In early June, the Ukrainian military launched its long-awaited counteroffensive in a bid to reclaim territories in the east and southeast. However, despite massive Western support, Kiev’s forces have not achieved any significant gains. Top officials in Kiev and some Western capitals have acknowledged that the push has failed to live up to the initial high expectations, and is progressing more slowly than anticipated.

U.S. Demands Ukraine Be Less Risk-averse, Says Financial Times

A Financial Times report said:

U.S. officials are growing increasingly disappointed with the way Ukraine is conducting its counteroffensive and are skeptical about whether Kiev will be able to achieve any significant gains this year.

The British daily claimed that the U.S. has been urging Ukraine to double down on its push in the Zaporozhye region instead of spreading its forces too thin along a lengthy frontline.

In its article on Sunday, the Financial Times is alleging that rifts between the allies are beginning to grow, with a question mark now hanging over U.S. President Joe Biden’s ability to secure congressional approval for more defense assistance for Ukraine.

According to the report, Washington and Kiev had originally expected the counteroffensive to start in the spring and breach Russian defenses during the summer. The Ukrainian military was supposed to employ NATO’s combined arms-maneuver tactics which its troops had been taught by its Western backers, the newspaper explained. However, amid initial setbacks, Kiev’s forces reverted to older tactics – much to the displeasure of officials in Washington.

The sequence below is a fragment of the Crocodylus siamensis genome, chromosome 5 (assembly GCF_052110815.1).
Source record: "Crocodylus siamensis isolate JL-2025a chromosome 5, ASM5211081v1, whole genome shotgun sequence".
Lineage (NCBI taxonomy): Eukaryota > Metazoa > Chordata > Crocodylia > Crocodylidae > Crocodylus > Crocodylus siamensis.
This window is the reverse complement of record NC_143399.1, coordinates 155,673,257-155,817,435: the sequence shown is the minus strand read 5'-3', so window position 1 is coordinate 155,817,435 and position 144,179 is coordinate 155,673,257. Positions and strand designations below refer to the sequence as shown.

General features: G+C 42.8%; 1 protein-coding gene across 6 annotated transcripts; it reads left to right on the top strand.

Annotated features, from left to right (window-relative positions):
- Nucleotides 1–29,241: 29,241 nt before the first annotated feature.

Despite small gains made by Ukrainian forces recently, ever more officials in the U.S. capital are privately preparing for a “war of attrition that will last well into next year,” alleged the Financial Times.

A major bone of contention between the two countries is reportedly the way Kiev has deployed its military.

The British daily wrote: “U.S. officials have encouraged Ukraine to be less risk-averse and fully commit its forces to the main axis of the counteroffensive in the south.”

The Americans see this as the only viable option that could potentially bring Kiev a major breakthrough, by severing Moscow’s land bridge to Crimea, the media outlet claimed.

Kiev, however, is keeping nearly half of its forces in the East in a bid to recapture the strategic city of Artyomovsk (known in Ukraine as Bakhmut) that was seized by the PMC Wagner Group in May, following months of grueling battles.

More and more prominent Republicans are calling for cutbacks to U.S. aid for Ukraine and for peace negotiations with Russia.

Also on Sunday, the Washington Post claimed that the Ukrainian counteroffensive is showing “signs of stalling,” adding that Kiev’s window of opportunity is diminishing before adverse weather conditions set in.

U.S. Does Not Have Enough Ballistic Missiles For Ukraine, Says Financial Times

The U.S. is not in a position to supply Ukraine with tactical ballistic missiles in quantities that could help turn the tide in its counteroffensive, the Financial Times has reported.

The British newspaper also cited several experts who question whether this type of weaponry could help Kiev achieve a major breakthrough at all.

In its article on Sunday, the Financial Times, citing unnamed American officials, claimed that the U.S. simply does not produce enough tactical ballistic missiles, those which Ukraine has been asking for, to “make a significant difference on the battlefield.”

In addition, according to the report, another consideration preventing the shipment of such projectiles is that such action could lead to a further escalation of the conflict with Russia.
Samuel Charap, a senior political scientist at Rand Corporation, told the media outlet that Ukraine’s insistence on laying its hands on long-range missiles is misplaced. The expert stressed that rockets like these are “no magic wands” and are unlikely to solve the hurdles of minefields and entrenched Russian defenses that Kiev’s forces are currently facing.